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Netflix co-CEO Reed Hastings believes linear TV could come to an end within the next decade.
"Streaming is working everywhere. Everyone is pouring in," Hastings said Tuesday on the media giant's second quarter earnings call. "It's definitely the end of linear TV over the next five, 10 years."
The prediction comes after producer of "Stranger Things" reported a loss of 970,000 subscribers during the second quarter, below the company's guidance of two million. In the first quarter, the streamer lost 200,000 subscribers — its first decline in over a decade.
"We're improving everything we do around marketing, improving the service, the merchandising, and all of that solely pays off," Hastings added. "But again, we're talking about losing one million instead of losing two million. So our excitement is tempered by the less bad results."
NETFLIX CEO SAYS ‘STRANGER THINGS’ COULD HAVE HAD A ‘COUPLE OF EXTRA EPISODES’ WITHOUT COVID FINANCIAL BURDEN
In its shareholder letter, Netflix said the company drew more TV viewing time than any other outlet during the 2021-2022 TV season, nearly matching the combined total of CBS and NBC, the two most watched broadcast networks. Netflix's share of total U.S. TV viewing reached an all-time high of 7.7% in June.
In the near-term, the company said it's focused on re-accelerating revenue and subscriber growth. Netlfix will roll out a cheaper, ad-supported subscription tier in partnership with Microsoft around the early part of 2023.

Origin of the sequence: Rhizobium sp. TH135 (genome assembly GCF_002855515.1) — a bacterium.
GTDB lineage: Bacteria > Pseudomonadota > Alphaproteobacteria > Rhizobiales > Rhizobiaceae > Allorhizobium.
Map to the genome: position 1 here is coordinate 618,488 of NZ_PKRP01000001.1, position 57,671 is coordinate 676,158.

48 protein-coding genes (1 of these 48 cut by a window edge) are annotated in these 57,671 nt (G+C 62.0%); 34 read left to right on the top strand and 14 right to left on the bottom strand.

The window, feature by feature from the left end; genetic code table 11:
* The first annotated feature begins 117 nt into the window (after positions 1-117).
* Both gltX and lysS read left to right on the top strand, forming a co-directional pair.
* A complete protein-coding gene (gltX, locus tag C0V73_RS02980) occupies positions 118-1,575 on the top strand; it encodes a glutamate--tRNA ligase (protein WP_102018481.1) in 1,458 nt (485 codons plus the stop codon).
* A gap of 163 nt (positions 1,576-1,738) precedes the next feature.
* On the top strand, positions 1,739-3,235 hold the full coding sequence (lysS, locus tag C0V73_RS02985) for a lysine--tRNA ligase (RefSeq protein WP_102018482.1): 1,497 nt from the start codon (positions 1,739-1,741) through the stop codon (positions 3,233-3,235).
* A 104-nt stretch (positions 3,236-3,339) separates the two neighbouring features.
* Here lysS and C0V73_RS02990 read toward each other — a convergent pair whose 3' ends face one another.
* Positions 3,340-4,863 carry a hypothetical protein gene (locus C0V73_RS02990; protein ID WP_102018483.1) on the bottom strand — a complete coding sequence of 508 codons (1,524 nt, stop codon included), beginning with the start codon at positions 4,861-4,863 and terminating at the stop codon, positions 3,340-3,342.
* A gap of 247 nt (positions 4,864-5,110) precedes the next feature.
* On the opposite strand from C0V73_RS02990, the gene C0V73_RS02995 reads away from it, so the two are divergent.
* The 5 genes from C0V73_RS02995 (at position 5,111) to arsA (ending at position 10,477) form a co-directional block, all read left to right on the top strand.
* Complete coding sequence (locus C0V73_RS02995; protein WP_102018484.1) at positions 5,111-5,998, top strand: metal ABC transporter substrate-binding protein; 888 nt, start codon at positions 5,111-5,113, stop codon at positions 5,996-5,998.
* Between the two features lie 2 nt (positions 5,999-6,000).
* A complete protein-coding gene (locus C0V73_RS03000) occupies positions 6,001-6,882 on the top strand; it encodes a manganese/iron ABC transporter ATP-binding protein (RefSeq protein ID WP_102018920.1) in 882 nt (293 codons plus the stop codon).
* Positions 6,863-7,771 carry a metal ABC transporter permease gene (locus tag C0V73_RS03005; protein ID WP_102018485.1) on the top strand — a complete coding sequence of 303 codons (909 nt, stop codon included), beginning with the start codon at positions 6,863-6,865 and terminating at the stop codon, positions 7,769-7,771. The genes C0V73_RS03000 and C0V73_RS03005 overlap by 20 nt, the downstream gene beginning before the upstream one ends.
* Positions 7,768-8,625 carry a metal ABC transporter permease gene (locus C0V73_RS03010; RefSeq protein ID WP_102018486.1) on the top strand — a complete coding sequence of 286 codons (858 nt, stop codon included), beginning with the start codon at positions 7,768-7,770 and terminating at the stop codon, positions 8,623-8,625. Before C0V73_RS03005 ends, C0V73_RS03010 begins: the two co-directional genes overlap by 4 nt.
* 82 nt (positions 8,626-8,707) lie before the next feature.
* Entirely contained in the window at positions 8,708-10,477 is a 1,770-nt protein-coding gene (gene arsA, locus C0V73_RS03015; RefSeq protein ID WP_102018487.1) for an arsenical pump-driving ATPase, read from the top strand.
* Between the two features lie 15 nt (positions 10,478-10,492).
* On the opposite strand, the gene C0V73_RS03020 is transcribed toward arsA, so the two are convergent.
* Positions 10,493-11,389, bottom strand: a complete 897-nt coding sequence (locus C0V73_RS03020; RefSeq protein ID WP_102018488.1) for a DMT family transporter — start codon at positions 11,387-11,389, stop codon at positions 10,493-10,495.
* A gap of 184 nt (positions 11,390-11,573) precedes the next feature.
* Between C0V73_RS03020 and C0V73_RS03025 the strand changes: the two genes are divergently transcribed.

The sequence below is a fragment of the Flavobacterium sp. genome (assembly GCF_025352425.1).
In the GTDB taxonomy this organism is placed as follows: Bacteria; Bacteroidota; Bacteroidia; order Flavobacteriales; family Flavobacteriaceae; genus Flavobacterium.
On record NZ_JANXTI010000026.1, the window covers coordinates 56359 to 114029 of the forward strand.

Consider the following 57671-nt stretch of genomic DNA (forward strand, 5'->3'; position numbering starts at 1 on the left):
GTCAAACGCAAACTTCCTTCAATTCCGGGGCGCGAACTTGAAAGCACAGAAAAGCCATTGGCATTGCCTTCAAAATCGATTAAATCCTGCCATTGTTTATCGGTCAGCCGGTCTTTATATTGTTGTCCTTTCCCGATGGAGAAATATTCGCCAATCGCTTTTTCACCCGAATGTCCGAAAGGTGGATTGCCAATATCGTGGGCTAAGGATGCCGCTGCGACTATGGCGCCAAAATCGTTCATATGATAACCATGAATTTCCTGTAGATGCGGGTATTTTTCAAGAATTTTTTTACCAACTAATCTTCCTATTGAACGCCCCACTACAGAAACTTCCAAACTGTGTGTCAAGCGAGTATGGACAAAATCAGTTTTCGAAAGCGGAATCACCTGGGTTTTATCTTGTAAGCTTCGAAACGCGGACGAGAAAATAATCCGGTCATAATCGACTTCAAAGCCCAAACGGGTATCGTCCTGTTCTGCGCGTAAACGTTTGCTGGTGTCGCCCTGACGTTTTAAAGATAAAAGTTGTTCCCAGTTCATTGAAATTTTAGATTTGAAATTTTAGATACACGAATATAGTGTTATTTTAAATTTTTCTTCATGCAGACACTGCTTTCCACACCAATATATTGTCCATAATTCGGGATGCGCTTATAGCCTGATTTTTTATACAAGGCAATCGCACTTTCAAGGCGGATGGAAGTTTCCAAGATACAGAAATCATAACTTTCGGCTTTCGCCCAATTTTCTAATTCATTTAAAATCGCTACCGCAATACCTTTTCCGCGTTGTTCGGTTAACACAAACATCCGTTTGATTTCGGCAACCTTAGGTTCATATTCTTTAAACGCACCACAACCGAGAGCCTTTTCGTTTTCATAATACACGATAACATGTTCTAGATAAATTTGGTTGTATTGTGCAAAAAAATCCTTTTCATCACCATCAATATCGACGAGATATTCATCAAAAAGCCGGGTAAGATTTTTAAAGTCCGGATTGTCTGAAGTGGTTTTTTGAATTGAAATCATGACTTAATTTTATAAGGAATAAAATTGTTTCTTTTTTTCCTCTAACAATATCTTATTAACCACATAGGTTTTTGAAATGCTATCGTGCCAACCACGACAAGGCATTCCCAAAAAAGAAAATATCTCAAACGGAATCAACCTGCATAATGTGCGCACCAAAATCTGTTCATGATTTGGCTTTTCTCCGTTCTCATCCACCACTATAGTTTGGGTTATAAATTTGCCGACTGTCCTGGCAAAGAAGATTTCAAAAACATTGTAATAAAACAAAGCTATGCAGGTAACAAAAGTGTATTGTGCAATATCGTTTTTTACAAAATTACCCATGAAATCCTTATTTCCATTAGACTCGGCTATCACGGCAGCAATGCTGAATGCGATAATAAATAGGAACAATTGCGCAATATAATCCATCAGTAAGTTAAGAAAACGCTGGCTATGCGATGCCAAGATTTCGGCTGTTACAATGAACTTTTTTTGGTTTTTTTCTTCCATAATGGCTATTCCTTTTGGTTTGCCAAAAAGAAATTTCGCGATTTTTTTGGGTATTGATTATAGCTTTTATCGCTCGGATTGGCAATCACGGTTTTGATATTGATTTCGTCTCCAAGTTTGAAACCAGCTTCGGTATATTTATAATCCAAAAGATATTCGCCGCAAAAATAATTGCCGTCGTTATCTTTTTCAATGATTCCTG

"Over time, our hope is to create a better-than-linear-TV advertisement model that’s more seamless and relevant for consumers, and more effective for our advertising partners," Neflix said. "While it will take some time to grow our member base for the ad tier and the associated ad revenues, over the long run, we think advertising can enable substantial incremental membership (through lower prices) and profit growth (through ad revenues)."
NETFLIX TURNS TO ‘STAR WARS’ FOR FRANCHISE INSPIRATION
In addition, the company has been testing a paid sharing feature in Chile, Costa Rica and Peru since March called "add an extra member."
It will also test an "add a home" option in Argentina, the Dominican Republic, Honduras, El Salvador and Guatemala starting in August, which will ask users to pay an extra monthly fee if they stream through a TV or TV-connected device located outside a primary household linked to their account for more than two weeks.